I was out driving and searching for a relaxing music channel on the car radio without a constant bump bump bump, and decided on Classic FM. I spent the next 5 mins listening to a violin concerto that evoked thoughts I was attending my own funeral. I pressed the Off button and sang a cheery song to help me on my way. Thank heavens for Off buttons!

Perhaps we need a TV programme explaining the function of the Off button, Beryl.

”Classic FM would be better without the adverts…….” which is what you might be having to endure on BBC radio if the licence fee is abolished.

@Beryl, if you have judged the entertainment value of Classic FM by a 5 minute extract from one piece of music then it is worth trying again.

Preferably when I am not driving Malcolm! I do enjoy Classic FM on many occasions, I just picked an inopportune time. I much prefer harps to violins 🙂

” which is what you might be having to endure on BBC radio if the licence fee is abolished.”

Most of us are clever enough to have worked that out. So far we have managed to resist the closure of FM radio broadcasting which many still value, despite commercial pressures, so perhaps there is hope.

@beryl, I like Vivaldi’s Four Seasons, and was surprised by Classic fm playing an accordion version of this some years ago. Not quite what I expected – wrongly I’m sure – from a popular classical station. https://www.classicfm.com/composers/vivaldi/news/accordion-four-seasons/

I would be happy to pay the licence fee if there was no advertising on BBC TV.

The radio and mobile phone reception here is not good due to hill and tree interception, so I rely on TV Satellite reception, together with its subtitles for news and documentaries.

Advertising on BBC TV has increased of late, but this may have been overlooked by some.

I hope that we don’t end up having to record and skip what we don’t want to listen to.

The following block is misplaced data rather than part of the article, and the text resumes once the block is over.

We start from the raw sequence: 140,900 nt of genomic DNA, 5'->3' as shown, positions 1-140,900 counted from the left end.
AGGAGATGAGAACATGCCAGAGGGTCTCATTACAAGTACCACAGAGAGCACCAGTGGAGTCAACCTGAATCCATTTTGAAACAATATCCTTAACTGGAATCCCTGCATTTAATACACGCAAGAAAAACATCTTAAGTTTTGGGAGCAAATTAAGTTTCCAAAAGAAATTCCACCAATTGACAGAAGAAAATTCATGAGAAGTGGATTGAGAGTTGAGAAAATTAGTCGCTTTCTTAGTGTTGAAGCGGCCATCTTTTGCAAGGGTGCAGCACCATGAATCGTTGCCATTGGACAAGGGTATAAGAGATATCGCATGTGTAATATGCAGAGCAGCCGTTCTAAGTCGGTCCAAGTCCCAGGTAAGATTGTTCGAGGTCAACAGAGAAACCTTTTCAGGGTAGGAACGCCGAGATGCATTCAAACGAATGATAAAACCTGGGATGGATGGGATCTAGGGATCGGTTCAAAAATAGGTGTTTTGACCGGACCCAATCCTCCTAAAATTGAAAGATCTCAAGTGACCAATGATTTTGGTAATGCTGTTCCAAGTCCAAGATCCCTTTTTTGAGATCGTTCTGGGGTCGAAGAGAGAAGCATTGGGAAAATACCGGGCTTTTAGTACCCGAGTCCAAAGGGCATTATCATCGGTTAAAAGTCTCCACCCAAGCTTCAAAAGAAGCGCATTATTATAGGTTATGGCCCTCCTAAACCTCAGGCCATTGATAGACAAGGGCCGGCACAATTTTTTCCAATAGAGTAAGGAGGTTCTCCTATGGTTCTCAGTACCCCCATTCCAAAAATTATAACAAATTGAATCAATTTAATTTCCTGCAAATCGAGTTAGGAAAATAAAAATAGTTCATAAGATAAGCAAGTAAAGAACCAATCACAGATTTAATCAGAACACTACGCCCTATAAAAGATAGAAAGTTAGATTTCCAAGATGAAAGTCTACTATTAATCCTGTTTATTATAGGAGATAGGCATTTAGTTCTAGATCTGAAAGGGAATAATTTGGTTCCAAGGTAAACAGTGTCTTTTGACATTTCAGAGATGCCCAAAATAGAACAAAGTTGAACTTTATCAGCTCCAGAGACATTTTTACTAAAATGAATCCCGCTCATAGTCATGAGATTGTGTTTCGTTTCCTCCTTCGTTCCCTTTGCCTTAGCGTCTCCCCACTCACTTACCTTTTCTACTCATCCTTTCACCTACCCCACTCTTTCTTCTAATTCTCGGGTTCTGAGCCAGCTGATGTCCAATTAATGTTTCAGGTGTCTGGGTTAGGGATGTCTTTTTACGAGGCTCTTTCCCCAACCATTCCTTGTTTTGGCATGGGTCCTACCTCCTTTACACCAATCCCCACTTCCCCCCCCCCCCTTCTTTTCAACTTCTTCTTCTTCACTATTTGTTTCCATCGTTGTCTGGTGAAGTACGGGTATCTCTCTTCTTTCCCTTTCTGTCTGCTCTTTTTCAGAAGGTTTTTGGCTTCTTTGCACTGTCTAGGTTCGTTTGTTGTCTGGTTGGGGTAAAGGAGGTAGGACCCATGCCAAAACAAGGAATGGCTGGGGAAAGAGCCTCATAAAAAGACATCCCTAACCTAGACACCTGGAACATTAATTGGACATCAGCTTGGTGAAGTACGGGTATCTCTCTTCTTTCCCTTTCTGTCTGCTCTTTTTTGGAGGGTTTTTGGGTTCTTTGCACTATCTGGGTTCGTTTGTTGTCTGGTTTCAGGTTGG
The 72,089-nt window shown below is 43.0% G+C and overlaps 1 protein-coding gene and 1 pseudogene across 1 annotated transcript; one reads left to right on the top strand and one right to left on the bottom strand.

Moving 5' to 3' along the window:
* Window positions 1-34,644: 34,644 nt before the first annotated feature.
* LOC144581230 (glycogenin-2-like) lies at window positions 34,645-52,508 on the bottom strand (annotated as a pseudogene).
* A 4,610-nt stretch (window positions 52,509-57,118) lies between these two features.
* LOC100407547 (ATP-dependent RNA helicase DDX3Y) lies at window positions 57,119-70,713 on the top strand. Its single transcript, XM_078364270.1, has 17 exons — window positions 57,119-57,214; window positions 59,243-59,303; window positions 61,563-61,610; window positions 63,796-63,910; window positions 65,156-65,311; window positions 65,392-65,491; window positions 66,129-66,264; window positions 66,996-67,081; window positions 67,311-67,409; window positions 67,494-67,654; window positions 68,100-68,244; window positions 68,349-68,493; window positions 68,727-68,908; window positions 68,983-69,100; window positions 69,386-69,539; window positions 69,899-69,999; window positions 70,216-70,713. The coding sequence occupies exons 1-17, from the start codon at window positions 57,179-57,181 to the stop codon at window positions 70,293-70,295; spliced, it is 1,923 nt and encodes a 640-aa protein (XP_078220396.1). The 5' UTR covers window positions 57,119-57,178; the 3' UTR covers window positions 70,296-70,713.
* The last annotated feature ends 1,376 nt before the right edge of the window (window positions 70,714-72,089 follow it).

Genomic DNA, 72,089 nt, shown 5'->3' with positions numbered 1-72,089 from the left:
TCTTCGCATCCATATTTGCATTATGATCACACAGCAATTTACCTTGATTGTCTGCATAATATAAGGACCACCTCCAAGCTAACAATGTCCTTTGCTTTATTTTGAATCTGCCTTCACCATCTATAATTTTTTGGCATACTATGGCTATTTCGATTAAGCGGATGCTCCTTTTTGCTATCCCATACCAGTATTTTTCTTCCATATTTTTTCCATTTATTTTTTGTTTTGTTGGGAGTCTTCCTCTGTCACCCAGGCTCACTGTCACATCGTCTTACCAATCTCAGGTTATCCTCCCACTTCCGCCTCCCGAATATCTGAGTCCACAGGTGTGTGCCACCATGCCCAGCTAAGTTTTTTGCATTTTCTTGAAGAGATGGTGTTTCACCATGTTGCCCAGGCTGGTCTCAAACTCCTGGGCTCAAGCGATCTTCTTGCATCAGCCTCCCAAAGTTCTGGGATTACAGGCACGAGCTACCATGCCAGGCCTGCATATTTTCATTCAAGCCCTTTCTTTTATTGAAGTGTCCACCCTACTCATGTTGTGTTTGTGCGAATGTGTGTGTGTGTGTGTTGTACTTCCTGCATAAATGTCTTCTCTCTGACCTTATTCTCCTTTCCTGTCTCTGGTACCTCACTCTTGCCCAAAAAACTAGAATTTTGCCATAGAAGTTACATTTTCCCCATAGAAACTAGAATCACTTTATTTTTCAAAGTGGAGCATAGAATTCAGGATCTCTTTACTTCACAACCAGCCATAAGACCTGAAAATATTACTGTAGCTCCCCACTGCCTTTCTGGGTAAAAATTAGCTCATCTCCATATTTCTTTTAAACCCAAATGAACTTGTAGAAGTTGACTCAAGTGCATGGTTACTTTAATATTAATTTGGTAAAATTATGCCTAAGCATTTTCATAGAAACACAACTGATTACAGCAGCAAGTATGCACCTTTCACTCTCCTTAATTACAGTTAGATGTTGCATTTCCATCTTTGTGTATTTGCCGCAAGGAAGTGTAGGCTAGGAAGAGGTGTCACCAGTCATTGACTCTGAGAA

Wavechange wrote “I expect that there will be extensive public consultation before there are any major changes to BBC TV and radio”.

I wish I could be so confident. The Culture Secretary has frozen the licence fee for the next two years which is bound to lead to cuts. She has also made it clear that the settlement up to 2027, when the current royal charter expires, will be the last and that after that the BBC will have to raise its own funding from its audience and commercial activity. Government funding has not been ruled out for socially essential programming and output in the national interest.

There is clearly room for back-tracking before that because there will have to be a general election by May 2024 at the latest, but I believe the government is so determined not to have the regular haggling over the licence fee that that is what is driving the current policy. Bear in mind also that the question of exemption for households containing a 75+ year old is not entirely resolved as the recent change is still a simmering issue. Whatever we might think, there are votes in the abolition of the licence fee and the Opposition would hesitate to mandate restoration of it.

I know quite a number of people who are opposed to keeping the licence fee going and are generally unsympathetic to arguments in favour of keeping the BBC alive. Without exception, they all have alternative facilities and subscriptions so resent having to pay to support the BBC. Their feeling is that the quality of the BBC’s output over recent years has not earned their approval, and I can share that view. I regret that most of the programmes I want to watch are not on the BBC [nor on ITV nowadays]. We don’t have satellite or subscription services but since we don’t want to watch much TV we are not too disappointed. However, I think it would be a severe blow against those who cannot afford streaming facilities and subscription services if the BBC was effectively dismantled.

I would be very sorry to see the demise of a good public service broadcaster if only because it helps maintain the overall standard of television and radio broadcasting. I also do not want commercial interests to influence what I can watch and how it is presented. It will be interesting to see how the government will act but I am not hopeful of the BBC surviving in anything like its present form.

I am strongly in favour of retention of the licence fee, John. Any alternative is entering the unknown. Of course others have different values and opinions to ours. Although I listen to far more radio than I watch TV I have no problem with paying for a licence and I feel that I get a lot for my money. I see that my comment about retention of FM broadcasting has been marked down but some listeners are passionate supporters.

I have spent many hours discussing radio with fellow enthusiasts but do not know the strength of feeling for retention of BBC TV as we know it. Perhaps it’s time to discuss this with our friends and family so that everyone is aware that part of our heritage is at risk through commercialisation.